Blank, who earned her doctorate in science education at Indiana University, collaborated on projects that provided computer science curriculum, industry internships and professional development for students and teachers across Montana in partnership with Montana State University, Montana-Tech and Salish-Kootenai College. Blank said she loves “making connections between people and ideas and systems” and is excited to serve in her new position as a “partner and resource in advancing STEM opportunities throughout coastal Oregon.”

As director of the Oregon Coast STEM Hub, Blank will handle its administration, strategic leadership, resource development, management of grant funds, evaluation and high-level public exposure. She will also support the work of a multidisciplinary leadership council, lead STEM Hub staff and engage diverse stakeholders from public and private sectors to achieve regional and statewide goals.

The Oregon Coast STEM Hub promotes integrated science, technology, engineering and math education and serves coastal teachers, students and communities. It is one of several regional STEM Hubs funded by the Oregon Department of Education. The hub is based at the Hatfield Marine Science Center in Newport and serves the entire Oregon coast. Oregon Sea Grant has been a foundational partner of the STEM Hub and recently assumed a role as the administrative home for the director.

under: k-12 teachers, kids, news, Oregon Sea Grant, people, science education, STEM education
Tags: , , , , ,

Now available: New issue of Oregon Sea Grant’s newsletter

Posted by: | June 21, 2018 Comments Off on Now available: New issue of Oregon Sea Grant’s newsletter |

June 21, 2018

The spring/summer 2018 issue of Confluence, a newsletter about Oregon Sea Grant’s research, outreach and educational programs, is now available for download. Inside this eight-page issue, you’ll find the following stories:

Cover of the spring/summer 2018 issue of Oregon Sea Grant's newsletter, Confluence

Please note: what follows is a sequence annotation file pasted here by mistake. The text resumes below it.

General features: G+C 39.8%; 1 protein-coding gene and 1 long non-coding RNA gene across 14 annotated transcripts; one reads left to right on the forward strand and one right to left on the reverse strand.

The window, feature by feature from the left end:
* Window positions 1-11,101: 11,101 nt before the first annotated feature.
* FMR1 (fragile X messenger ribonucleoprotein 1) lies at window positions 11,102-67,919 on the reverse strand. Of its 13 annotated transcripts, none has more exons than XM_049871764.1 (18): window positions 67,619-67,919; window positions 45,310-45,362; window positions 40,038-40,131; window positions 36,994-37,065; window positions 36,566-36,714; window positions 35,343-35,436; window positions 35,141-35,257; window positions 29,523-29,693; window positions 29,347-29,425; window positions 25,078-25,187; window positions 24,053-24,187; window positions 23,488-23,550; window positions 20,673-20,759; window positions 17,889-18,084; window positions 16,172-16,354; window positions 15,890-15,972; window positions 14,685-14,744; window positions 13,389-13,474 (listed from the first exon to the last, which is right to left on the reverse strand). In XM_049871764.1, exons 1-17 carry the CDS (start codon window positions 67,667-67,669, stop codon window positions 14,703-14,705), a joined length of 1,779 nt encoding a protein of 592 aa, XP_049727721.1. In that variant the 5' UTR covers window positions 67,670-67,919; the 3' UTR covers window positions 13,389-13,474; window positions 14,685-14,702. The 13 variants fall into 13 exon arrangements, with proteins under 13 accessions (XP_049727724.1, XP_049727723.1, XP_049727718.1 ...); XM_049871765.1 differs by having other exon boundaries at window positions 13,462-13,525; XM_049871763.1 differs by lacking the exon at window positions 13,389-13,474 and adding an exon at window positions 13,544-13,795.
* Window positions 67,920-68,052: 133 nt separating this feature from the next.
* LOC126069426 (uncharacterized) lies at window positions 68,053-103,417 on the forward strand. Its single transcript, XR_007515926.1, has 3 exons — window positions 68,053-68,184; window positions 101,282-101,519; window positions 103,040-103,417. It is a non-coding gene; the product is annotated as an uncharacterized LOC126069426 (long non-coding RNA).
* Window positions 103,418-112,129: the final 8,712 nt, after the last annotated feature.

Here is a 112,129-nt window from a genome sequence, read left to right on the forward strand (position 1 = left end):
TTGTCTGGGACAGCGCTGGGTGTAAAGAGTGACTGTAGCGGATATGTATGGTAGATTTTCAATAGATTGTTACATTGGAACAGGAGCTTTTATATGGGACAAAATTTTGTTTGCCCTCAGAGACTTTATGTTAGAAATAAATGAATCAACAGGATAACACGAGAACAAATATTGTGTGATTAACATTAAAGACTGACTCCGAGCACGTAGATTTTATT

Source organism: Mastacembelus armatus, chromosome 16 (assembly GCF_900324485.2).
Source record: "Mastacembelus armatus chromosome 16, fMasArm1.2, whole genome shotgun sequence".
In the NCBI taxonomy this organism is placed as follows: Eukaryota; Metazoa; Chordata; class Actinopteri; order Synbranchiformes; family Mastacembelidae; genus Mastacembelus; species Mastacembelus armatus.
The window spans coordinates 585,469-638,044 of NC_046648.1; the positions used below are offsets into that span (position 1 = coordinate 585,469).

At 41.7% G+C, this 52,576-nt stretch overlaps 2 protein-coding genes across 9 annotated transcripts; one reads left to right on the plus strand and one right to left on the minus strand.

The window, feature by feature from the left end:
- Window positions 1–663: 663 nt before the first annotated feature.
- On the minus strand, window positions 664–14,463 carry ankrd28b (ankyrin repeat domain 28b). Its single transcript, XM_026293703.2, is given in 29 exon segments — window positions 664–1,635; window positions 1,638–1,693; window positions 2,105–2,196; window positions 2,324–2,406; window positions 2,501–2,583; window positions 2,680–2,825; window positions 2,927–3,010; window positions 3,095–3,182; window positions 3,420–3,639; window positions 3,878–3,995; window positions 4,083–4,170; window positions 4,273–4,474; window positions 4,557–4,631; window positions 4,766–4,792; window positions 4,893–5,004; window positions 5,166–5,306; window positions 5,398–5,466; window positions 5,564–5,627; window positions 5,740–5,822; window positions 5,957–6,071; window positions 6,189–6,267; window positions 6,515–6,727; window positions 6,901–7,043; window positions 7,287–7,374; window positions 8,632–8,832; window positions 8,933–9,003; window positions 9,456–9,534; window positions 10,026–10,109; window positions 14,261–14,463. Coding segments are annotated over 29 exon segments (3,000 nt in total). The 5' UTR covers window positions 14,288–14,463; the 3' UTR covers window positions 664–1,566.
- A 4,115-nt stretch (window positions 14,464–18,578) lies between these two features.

The spring/summer 2018 issue of Oregon Sea Grant’s newsletter, Confluence, is now available for free download.

Want to receive the next issue of Confluence in your email? Click here.

under: Confluence, crab, ecology, environment, events, Extension, fellowships, fisheries, fishermen, free-choice learning, HMSC Visitor Center, internships, kids, marine animals, marine education, marine mammals, marine science, news, ocean literacy, oceanography, Oregon Sea Grant, Oregon State University, outreach and engagement, people, research, scholarships, science education, Sea Grant Scholars, seafood, social science, STEM education, tsunami, whales
Tags: , , , , , , , , ,

Summer 2018 “Shop at the Dock” tours in Newport and Warrenton show consumers how to buy in-season seafood

Posted by: | June 19, 2018 Comments Off on Summer 2018 “Shop at the Dock” tours in Newport and Warrenton show consumers how to buy in-season seafood |

June 19, 2018

Have you ever wanted to buy seafood right from the boat, but weren’t sure what questions to ask or what to look for? Have you ever stood at a seafood market staring at all the choices but not been sure what was local or in season?

Kaety Jacobson, an Oregon Sea Grant Extension marine fisheries specialist, leads a Shop at the Dock tour in Newport.

Kaety Jacobson, an Oregon Sea Grant Extension marine fisheries specialist, leads a Shop at the Dock tour in Newport. (Photo by Lynn Ketchum)